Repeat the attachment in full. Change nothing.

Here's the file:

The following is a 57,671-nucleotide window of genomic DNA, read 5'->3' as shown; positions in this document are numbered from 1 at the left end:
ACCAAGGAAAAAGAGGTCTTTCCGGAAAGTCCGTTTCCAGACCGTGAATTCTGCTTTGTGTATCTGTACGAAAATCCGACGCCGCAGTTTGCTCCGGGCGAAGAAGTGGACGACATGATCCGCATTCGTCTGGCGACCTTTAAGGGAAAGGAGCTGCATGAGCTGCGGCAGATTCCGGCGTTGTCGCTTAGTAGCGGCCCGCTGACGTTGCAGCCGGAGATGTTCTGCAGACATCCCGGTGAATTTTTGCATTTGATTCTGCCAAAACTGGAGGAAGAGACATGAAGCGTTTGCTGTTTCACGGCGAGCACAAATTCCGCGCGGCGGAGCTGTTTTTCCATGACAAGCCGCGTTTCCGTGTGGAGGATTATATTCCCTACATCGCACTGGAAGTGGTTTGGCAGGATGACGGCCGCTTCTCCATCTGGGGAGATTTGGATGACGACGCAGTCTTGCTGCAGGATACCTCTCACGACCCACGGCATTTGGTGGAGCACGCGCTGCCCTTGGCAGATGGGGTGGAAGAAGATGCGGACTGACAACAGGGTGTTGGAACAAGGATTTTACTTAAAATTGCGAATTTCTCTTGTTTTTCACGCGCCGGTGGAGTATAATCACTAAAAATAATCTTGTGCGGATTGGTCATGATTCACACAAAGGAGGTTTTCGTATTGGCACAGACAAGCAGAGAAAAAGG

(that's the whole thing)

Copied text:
The following is a 57,671-nucleotide window of genomic DNA, read 5'->3' as shown; positions in this document are numbered from 1 at the left end:
ACCAAGGAAAAAGAGGTCTTTCCGGAAAGTCCGTTTCCAGACCGTGAATTCTGCTTTGTGTATCTGTACGAAAATCCGACGCCGCAGTTTGCTCCGGGCGAAGAAGTGGACGACATGATCCGCATTCGTCTGGCGACCTTTAAGGGAAAGGAGCTGCATGAGCTGCGGCAGATTCCGGCGTTGTCGCTTAGTAGCGGCCCGCTGACGTTGCAGCCGGAGATGTTCTGCAGACATCCCGGTGAATTTTTGCATTTGATTCTGCCAAAACTGGAGGAAGAGACATGAAGCGTTTGCTGTTTCACGGCGAGCACAAATTCCGCGCGGCGGAGCTGTTTTTCCATGACAAGCCGCGTTTCCGTGTGGAGGATTATATTCCCTACATCGCACTGGAAGTGGTTTGGCAGGATGACGGCCGCTTCTCCATCTGGGGAGATTTGGATGACGACGCAGTCTTGCTGCAGGATACCTCTCACGACCCACGGCATTTGGTGGAGCACGCGCTGCCCTTGGCAGATGGGGTGGAAGAAGATGCGGACTGACAACAGGGTGTTGGAACAAGGATTTTACTTAAAATTGCGAATTTCTCTTGTTTTTCACGCGCCGGTGGAGTATAATCACTAAAAATAATCTTGTGCGGATTGGTCATGATTCACACAAAGGAGGTTTTCGTATTGGCACAGACAAGCAGAGAAAAAGG